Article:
The final effect was one of extreme simplicity – polished slate floors with Zebra skins or circular Native mats, white-washed walls and oatmeal covered upholstery. For our bed we procured a magnificent "muishond" (mongoose) kaross which pleases us to this day.
We supplemented an existing 2,700 gal. (12,258lt) storage tank with a 20 ft. (6.1m) diameter by 6 ft. (1.83m) deep swimming pool to be used for garden irrigation, and we traded in the windmill for an electric pump.
We then started in on the garden, and from the original levelled quadrants upon which the house was built we extended a system of contour paths, steps and ramps to terraced lawns and soil pockets, to link up our new planting with the indigenous trees (burkeia, klapper, ochna, mispel), aloes and ficus. There was no hard and fast geometrical lay-out, there were no pegs or levels or lines; we simply worked from outcrop to outcrop and tree to tree in fluent African curves. It was backbreaking work to start with. We had one gang of workers wheel-barrowing stone down from the crest to fill a helical terrace to the swimming both, and another gang working upwards with garden soil from the valley below; but gradually the place took shape - the contours and shape of an African koppie.
On June 17, 1946, Bitha was born and I planted a rose terrace in commemoration of the occasion. In 1947 we embarked on the second development which extended a bedroom wing westwards, cutting deep (and expensively) in the hard blue dolomite, but opening up the living zone to the south to recapture the original in-at-the-north and out-at-the south effect, broadening out the dining space sufficiently to provide a generous work bay and drawing table to myself, and making a pavilion of the entire living zone through which the hillside seemed to flow.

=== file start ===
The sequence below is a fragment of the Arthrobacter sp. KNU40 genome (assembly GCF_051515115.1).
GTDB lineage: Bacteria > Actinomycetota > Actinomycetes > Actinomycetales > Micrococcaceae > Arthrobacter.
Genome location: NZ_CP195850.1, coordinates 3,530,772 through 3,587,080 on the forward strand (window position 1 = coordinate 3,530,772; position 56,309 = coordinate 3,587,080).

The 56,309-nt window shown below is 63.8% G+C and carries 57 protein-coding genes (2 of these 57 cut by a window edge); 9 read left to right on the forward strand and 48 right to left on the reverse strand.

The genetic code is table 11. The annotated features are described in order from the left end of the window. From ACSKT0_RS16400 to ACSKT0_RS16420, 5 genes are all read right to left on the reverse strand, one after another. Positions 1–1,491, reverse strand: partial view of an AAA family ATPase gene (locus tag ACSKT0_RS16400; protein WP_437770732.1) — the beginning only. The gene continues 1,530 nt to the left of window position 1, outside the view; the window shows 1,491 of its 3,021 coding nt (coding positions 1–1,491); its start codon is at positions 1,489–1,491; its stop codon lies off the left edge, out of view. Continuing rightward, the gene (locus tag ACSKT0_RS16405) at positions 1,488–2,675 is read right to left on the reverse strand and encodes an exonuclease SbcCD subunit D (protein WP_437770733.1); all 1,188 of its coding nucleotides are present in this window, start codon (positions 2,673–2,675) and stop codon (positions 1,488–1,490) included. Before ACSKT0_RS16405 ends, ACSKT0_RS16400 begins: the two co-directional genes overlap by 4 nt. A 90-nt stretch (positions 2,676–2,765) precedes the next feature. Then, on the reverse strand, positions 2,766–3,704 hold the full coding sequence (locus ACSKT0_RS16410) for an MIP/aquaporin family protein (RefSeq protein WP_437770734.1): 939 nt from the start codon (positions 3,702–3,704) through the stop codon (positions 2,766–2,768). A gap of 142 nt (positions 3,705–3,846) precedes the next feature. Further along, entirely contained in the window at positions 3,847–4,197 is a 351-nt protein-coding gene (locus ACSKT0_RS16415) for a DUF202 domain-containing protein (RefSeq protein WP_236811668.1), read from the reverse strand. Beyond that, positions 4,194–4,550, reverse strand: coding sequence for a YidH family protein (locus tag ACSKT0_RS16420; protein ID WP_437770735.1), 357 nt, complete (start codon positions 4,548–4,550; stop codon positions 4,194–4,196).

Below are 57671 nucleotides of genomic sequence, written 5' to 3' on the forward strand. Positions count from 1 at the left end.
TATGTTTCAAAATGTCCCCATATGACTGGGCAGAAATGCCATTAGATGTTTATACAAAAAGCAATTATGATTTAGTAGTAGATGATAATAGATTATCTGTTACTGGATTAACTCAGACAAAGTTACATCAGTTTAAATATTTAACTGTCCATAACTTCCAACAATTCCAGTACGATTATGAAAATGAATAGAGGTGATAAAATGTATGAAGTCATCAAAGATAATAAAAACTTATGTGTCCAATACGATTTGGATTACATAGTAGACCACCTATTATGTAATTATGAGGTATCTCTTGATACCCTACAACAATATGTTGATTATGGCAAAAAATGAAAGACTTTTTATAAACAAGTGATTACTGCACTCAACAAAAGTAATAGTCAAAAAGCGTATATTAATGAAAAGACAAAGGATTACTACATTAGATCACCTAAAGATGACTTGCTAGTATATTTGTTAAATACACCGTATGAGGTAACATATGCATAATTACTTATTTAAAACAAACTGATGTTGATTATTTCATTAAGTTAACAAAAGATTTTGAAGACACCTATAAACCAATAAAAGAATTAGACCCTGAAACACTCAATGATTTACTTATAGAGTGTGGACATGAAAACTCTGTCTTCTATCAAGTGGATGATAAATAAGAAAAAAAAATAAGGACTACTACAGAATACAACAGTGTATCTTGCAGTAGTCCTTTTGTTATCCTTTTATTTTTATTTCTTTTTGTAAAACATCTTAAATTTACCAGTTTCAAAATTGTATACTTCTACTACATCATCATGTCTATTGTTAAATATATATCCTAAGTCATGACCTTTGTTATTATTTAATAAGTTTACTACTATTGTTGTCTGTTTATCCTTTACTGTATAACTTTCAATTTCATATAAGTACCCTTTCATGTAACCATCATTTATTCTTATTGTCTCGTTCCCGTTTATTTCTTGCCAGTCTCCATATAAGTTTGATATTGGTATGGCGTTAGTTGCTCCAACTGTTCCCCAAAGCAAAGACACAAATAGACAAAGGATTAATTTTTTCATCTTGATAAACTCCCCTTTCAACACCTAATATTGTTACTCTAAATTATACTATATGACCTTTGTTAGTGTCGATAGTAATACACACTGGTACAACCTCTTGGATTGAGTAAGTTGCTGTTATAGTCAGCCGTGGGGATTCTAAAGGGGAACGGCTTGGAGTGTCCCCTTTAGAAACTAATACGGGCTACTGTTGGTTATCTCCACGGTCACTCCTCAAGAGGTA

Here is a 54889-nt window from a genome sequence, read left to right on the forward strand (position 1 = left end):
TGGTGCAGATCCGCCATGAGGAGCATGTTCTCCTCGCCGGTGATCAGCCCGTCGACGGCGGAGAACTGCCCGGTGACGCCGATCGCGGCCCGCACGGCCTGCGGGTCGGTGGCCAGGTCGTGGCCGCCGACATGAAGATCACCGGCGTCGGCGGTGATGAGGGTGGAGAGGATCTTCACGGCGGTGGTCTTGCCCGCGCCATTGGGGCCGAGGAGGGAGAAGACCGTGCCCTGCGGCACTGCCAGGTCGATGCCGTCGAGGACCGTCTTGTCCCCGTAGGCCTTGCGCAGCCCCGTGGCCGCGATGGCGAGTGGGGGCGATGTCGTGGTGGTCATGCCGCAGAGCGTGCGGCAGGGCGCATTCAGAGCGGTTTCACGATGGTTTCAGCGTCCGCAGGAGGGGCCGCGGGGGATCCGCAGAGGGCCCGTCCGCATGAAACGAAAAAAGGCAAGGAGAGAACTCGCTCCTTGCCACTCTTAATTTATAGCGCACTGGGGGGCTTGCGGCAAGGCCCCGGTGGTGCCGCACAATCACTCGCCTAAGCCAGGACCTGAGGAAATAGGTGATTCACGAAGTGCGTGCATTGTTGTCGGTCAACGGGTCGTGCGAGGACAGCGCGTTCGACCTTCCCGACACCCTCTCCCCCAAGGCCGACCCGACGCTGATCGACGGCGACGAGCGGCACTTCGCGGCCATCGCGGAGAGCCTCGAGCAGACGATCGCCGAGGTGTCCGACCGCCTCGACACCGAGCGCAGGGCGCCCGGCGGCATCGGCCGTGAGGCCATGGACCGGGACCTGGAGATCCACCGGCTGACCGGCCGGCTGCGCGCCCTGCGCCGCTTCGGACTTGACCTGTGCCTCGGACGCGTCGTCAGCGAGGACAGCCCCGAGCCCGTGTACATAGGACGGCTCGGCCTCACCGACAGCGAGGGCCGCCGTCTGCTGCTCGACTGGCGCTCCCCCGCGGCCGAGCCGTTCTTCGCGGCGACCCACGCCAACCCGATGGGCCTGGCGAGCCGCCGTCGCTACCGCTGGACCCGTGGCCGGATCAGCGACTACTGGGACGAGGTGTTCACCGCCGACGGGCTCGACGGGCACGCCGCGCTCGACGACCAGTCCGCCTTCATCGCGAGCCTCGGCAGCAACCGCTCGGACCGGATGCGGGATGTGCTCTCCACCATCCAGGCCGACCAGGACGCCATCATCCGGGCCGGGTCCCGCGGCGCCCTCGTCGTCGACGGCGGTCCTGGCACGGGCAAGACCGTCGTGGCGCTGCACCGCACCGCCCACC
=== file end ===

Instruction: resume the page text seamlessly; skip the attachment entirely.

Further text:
In principle this is the house as it stands to-day, but when John left for Cambridge in 1951 I expropriated his room for my drawing office, and last year, with Oliver and Pat off our hands, their room became a dark room. We both work hard, Elizabeth in her career and I in mine, with photography our common enterprise, and the house has developed around us. As it stands we are short of dining space for formal entertainment, and our older guests need something more than a cabin to sleep in, and this has led to what will probably be the final development, in which the whole of the existing bedroom wing will become our workshop and a completely new line of bedrooms will be built, jutting out over the terrace and enclosing, in a cobblestone courtyard a pool, a rambling ficus and the lemon tree.
This has been no ordinary house, crystalline shape pre-ordained by conferences, sketch plans, working drawings, details, specifications and contracts, no compromise between architect and client, but it is rather the expanding growing shell of a living organism creeping out over the koppie face to enclose, shelter and give background to the eccentricities of its creators. Designed from within and related as much to its surroundings as to our own requirements, it may not be slick architecture but it certainly is great fun.
Ref: Wale, Laurie (editor) c.1959 Home Building Ideas – Architects' Plans for Southern Africa. Purnell & Sons, Johannesburg: pgs 55 - 64
[Submitted by William MARTINSON]
All truncated references not fully cited below are those of Joanna Walker's original text and cited in full in the 'Bibliography' entry of the Lexicon.